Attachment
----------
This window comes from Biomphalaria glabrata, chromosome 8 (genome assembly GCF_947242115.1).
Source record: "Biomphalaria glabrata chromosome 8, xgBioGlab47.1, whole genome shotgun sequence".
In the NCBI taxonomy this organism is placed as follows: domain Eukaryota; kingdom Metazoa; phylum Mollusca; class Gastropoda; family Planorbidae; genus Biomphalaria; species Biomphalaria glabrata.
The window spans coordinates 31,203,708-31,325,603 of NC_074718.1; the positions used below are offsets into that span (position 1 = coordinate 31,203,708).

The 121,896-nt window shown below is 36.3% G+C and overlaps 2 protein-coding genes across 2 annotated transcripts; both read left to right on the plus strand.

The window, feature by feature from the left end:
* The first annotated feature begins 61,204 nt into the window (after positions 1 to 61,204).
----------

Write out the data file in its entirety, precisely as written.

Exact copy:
This window comes from Biomphalaria glabrata, chromosome 8 (genome assembly GCF_947242115.1).
Source record: "Biomphalaria glabrata chromosome 8, xgBioGlab47.1, whole genome shotgun sequence".
In the NCBI taxonomy this organism is placed as follows: domain Eukaryota; kingdom Metazoa; phylum Mollusca; class Gastropoda; family Planorbidae; genus Biomphalaria; species Biomphalaria glabrata.
The window spans coordinates 31,203,708-31,325,603 of NC_074718.1; the positions used below are offsets into that span (position 1 = coordinate 31,203,708).

The 121,896-nt window shown below is 36.3% G+C and overlaps 2 protein-coding genes across 2 annotated transcripts; both read left to right on the plus strand.

The window, feature by feature from the left end:
* The first annotated feature begins 61,204 nt into the window (after positions 1 to 61,204).